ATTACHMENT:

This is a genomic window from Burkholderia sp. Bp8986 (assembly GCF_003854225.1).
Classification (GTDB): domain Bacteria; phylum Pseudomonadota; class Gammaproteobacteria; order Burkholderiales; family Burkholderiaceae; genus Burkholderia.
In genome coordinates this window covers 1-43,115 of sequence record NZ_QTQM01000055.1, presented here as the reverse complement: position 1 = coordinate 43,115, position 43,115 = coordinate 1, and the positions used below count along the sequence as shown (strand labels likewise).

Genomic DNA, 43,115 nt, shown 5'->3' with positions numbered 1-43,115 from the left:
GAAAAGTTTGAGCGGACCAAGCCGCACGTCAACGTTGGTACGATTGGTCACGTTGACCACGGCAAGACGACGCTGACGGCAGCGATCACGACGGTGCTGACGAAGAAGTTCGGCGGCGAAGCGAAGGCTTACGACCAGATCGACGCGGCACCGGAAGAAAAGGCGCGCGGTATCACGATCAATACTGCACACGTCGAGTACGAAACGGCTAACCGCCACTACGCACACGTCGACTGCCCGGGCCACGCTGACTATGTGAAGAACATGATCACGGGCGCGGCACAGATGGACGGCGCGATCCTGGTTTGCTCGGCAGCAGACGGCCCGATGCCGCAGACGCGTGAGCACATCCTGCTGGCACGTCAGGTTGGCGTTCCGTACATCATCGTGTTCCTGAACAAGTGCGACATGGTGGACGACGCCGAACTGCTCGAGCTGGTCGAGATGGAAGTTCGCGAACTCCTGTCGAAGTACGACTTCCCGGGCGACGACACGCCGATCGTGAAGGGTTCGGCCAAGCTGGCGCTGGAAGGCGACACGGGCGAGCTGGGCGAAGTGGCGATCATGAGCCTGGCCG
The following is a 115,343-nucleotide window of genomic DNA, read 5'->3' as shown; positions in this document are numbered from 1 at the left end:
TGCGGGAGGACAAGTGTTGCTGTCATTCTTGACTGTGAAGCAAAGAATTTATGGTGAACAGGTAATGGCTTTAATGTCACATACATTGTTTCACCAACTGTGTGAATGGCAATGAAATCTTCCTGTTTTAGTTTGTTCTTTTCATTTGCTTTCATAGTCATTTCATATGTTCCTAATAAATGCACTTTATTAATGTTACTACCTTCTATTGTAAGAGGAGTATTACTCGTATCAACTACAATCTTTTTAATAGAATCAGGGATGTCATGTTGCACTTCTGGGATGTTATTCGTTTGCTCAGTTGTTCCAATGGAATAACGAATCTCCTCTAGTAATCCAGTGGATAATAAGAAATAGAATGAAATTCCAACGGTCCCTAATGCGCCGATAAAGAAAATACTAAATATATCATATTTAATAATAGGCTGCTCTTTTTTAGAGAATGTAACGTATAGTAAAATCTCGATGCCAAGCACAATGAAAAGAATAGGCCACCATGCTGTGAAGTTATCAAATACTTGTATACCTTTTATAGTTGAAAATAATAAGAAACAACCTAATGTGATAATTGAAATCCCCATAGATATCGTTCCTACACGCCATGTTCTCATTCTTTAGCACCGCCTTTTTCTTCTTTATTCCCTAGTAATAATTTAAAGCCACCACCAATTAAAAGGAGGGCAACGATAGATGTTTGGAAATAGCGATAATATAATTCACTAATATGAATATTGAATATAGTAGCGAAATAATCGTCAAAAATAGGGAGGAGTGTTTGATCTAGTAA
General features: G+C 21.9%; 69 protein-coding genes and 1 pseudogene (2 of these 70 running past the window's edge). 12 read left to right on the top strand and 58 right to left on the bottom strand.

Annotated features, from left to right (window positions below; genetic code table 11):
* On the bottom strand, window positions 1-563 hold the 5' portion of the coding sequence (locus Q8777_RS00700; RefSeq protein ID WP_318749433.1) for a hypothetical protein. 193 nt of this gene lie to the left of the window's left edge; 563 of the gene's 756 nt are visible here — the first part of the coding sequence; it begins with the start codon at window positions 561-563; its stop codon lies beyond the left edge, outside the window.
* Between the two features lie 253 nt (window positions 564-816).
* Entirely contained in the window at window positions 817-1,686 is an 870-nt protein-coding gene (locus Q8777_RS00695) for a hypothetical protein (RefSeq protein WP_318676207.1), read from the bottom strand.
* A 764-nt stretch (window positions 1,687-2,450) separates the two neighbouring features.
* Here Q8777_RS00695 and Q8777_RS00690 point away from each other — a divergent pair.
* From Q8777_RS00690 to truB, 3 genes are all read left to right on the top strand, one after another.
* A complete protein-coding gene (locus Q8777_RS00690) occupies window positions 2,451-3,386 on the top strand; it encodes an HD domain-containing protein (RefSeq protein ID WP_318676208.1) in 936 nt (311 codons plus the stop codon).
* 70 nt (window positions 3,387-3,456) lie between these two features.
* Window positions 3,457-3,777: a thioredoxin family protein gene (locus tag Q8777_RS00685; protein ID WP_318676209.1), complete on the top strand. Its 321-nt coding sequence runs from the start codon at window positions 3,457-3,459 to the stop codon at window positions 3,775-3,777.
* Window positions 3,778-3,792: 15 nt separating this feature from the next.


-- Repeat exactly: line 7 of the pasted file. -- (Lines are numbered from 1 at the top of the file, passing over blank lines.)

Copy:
TGCGGGAGGACAAGTGTTGCTGTCATTCTTGACTGTGAAGCAAAGAATTTATGGTGAACAGGTAATGGCTTTAATGTCACATACATTGTTTCACCAACTGTGTGAATGGCAATGAAATCTTCCTGTTTTAGTTTGTTCTTTTCATTTGCTTTCATAGTCATTTCATATGTTCCTAATAAATGCACTTTATTAATGTTACTACCTTCTATTGTAAGAGGAGTATTACTCGTATCAACTACAATCTTTTTAATAGAATCAGGGATGTCATGTTGCACTTCTGGGATGTTATTCGTTTGCTCAGTTGTTCCAATGGAATAACGAATCTCCTCTAGTAATCCAGTGGATAATAAGAAATAGAATGAAATTCCAACGGTCCCTAATGCGCCGATAAAGAAAATACTAAATATATCATATTTAATAATAGGCTGCTCTTTTTTAGAGAATGTAACGTATAGTAAAATCTCGATGCCAAGCACAATGAAAAGAATAGGCCACCATGCTGTGAAGTTATCAAATACTTGTATACCTTTTATAGTTGAAAATAATAAGAAACAACCTAATGTGATAATTGAAATCCCCATAGATATCGTTCCTACACGCCATGTTCTCATTCTTTAGCACCGCCTTTTTCTTCTTTATTCCCTAGTAATAATTTAAAGCCACCACCAATTAAAAGGAGGGCAACGATAGATGTTTGGAAATAGCGATAATATAATTCACTAATATGAATATTGAATATAGTAGCGAAATAATCGTCAAAAATAGGGAGGAGTGTTTGATCTAGTAA